First Time Logins on Karst

Once you have an account on Karst, you will need to do the following things. If none of this makes sense, visit David Morgan and work through all this with him.

  1. Log onto Karst using an ssh client. For example, PuTTY (for Windows machines) is freely available on the UITS website . On the other hand, you should be able simply to type the following in a Macintosh or Unix/Linux terminal window:

            $ ssh your_username@karst.uits.iu.edu

    Note: If you have an X-server (such as Hummingbird's Exceed) running on your local Windows machine and want to forward graphics from Karst to it, you may need to use 'ssh -X' to forward the display from Karst to the local machine making this connection. There should be an X-server running whenever you connect from a Unix/Linux machine and from most Macintosh machines, and whether you need to use "ssh -X" or simply "ssh" will depend on how your local machine is configured.

    Note2: There is a (semi) free Windows X-server program call Xming that can be downloaded (the Public Domain downloads are free whereas the others are available if you make a donation to the project) and installed on Windows machines. Running an X-server on your local Windows machine will make it much easier to interact with Karst and it is strongly recommended that you install Xming or a similar X-server.

  2. The first time you log onto Karst, you will be prompted to choose your shell (interface to the computer). Everything is guaranteed to work if you choose bash (choice 1) and should also work if you choose tcsh (choice 2).

  3. Copy the .modules file from the general cryoem area by typing the following on the command line:

       $ cp /N/dcwan/projects/cryoem/Files/.modules ./

    This file creates a user-specific working environment (the system referred to as Modules manages these working environments). In our case, we use Modules to give access to image processing and manipulation programs and to other useful tools. The .modules file will look something like:

            # Working example of a .modules file (May, 2013)
            #
            # should not need to load these
            #module load core
            #module load quarry-default
            #
            # these should be loaded by 'core' (and by default, but there is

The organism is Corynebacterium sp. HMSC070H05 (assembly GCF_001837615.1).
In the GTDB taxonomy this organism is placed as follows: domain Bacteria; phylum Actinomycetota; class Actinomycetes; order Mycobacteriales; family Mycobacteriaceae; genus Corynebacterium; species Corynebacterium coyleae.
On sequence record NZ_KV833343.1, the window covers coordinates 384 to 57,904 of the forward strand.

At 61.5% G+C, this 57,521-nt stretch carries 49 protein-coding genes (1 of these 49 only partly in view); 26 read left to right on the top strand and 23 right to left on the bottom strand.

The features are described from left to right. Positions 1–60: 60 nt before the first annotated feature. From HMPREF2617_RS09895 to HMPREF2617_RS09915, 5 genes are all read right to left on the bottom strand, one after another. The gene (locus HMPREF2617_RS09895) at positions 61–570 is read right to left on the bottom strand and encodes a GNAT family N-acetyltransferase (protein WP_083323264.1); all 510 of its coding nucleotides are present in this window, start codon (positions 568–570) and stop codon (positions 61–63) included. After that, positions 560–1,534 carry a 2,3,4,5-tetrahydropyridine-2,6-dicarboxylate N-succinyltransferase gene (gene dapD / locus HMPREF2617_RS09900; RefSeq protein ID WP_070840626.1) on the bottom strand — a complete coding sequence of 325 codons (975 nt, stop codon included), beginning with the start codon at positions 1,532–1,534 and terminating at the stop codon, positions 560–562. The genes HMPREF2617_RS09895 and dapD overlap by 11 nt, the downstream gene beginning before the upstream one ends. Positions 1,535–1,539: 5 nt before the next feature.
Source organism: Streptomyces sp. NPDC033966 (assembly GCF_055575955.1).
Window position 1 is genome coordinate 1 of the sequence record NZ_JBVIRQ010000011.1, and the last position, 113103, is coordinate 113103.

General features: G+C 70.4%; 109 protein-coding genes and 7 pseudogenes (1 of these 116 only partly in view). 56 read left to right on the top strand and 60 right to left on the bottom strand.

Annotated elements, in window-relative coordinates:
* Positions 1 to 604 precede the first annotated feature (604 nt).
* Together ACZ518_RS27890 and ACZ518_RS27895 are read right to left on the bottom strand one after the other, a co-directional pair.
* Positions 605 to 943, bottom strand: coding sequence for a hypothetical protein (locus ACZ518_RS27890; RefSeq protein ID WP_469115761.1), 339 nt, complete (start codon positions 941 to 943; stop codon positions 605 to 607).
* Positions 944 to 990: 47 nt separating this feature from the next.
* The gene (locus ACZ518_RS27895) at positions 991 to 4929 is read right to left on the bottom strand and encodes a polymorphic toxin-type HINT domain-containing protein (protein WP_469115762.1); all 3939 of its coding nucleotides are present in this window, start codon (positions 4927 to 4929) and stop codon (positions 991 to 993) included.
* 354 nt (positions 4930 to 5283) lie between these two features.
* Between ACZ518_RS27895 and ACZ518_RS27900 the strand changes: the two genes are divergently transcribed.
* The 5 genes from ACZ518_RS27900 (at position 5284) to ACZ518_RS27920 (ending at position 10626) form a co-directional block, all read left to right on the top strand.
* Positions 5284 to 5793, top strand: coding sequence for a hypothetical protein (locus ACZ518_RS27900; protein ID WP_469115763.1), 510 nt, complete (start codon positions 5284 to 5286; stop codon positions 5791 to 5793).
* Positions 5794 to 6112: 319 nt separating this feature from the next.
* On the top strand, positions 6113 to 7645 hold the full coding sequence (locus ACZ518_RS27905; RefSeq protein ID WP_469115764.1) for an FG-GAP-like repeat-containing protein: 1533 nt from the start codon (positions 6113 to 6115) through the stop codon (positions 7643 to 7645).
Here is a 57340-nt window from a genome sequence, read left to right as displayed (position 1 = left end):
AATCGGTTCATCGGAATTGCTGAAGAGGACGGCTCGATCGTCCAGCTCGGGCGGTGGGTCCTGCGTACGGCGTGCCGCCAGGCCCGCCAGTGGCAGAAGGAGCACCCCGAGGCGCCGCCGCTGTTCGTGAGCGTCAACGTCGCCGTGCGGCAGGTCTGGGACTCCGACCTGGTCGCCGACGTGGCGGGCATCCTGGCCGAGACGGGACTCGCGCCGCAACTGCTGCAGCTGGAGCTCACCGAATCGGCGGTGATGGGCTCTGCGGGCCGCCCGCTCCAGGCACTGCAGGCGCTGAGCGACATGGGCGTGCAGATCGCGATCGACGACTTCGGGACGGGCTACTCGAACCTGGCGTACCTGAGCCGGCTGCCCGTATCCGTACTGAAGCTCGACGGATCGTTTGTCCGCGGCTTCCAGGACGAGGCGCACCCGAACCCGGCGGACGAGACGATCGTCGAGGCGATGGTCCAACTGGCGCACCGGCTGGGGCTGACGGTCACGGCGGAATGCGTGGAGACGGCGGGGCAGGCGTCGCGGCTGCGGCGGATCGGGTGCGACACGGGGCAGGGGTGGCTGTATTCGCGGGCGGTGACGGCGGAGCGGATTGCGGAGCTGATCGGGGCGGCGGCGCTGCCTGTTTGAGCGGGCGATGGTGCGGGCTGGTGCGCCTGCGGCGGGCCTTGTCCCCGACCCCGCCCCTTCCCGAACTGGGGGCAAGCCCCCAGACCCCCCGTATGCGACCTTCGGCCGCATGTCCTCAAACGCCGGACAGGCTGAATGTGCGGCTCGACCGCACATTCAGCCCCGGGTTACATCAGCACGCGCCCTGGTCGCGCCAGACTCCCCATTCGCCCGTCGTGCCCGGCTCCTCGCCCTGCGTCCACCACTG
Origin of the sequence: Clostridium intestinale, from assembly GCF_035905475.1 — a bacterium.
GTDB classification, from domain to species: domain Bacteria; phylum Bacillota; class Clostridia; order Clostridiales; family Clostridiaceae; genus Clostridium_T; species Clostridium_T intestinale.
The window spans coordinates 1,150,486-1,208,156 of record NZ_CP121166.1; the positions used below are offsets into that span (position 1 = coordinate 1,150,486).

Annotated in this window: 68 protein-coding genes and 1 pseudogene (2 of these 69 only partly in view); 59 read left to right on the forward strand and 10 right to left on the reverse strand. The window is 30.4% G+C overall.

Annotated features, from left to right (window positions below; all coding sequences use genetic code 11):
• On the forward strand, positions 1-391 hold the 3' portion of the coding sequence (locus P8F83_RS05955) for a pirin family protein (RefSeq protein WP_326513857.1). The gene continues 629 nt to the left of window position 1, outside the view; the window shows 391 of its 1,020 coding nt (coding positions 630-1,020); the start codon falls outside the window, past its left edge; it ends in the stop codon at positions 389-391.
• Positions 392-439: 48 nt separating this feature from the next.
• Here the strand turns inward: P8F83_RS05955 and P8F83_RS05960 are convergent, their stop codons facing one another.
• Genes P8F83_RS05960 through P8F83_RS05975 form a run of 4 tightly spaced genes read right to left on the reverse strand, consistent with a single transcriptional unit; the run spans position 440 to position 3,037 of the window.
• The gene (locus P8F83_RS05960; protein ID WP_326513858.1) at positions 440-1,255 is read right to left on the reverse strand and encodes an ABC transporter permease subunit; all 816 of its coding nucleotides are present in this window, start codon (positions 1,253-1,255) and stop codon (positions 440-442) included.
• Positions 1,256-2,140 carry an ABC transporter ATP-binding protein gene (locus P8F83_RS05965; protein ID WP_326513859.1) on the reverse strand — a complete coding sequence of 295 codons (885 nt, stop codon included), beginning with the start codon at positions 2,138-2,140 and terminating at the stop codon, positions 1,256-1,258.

#       some wierdness caused by X-forwarding (ssh -X) ) and it
            #       currently seems best to do things this way...
            #
            module load gcc/4.7.2 moab/7.1.1
            module load perl/5.16.2 python/2.7.3
            #
            module load freetype2 motif xpdf
            module load cryoem
            module load gnuplot
            #
            # for paralleljob and serialjob
            #
            module load local-utils
            #
            # NOTES:
            #       I was told that I shouldn't need to load core or quarry-default (and
            #            that quarry-default does not do anything), but when I try to
            #            leave them out, I need gcc.4.7.2 (which is loaded by core)
            #       xpdf depends on motif which depends on freetype2, so they MUST be
            #            loaded in the order shown above
            #
           
  4. After you have copied the .modules file into your home area, type the following on the command line:

            $ source .modules

    This will apply any changes in the Modules setup to your current session on Karst. You will not need to do this the next time you log onto Karst (it happens automatically whenever you login), but this "source'ing" command is necessary to make changes happen without logging off and back on.

  5. Create a symbolic link between your login area and the area where the microscope stores images, EELS and EDX spectra, etc. by typing the following on the command line:

            $ ln -s /N/dcwan/projects/cryoem/Users ImageData
         or $ ln -s /N/dcwan/projects/cryoem/Users/your_lab ImageData

    NOTE: You can replace 'ImageData' with whatever name you want. In general, the "your_lab" designation will be something like "ZlotnickLab" or "DragneaLab". You can examine the currently available names by typing the following on the command line:

              $ ls -la /N/dcwan/projects/cryoem/Users
  6. Test that the symbolic link created in step 5 actually works by typing the following on the command line:

            $ cd ImageData
    
                    changes from the current directory to the place where
                    the 3200FS writes data (and errors will indicate that
                    the symbolic link was not made properly) 
    
            $ ls -la
                    
                    lists everything in this directory (this will show all
                    the folders (sub-directories) for the various people and
                    labs who are using the 3200FS if you have chosen to make
                    the link to the Users area and it will show almost nothing
                    if you have chosen to make the link to your specific 
                    lab's area);  the -la used here and above means show a 
                    long listing of things in the directory and show all the
                    files (including files such as . and .. that Windows would
                    treat as "hidden file")
  7. You are now able to access the directory where your data will be written when using the 3200FS.

    NOTE: In order for the system to function properly, it will be necesary to save your data in a particular place each time you use the 3200FS.

  8. You will also need to be able to move your data to and from this area on Karst. You will need a secure FTP client such as psftp (obtained along with PuTTY) or WinSCP to do this from a Windows machine. Macintosh and Unix/Linux machines should have sftp available on the command line.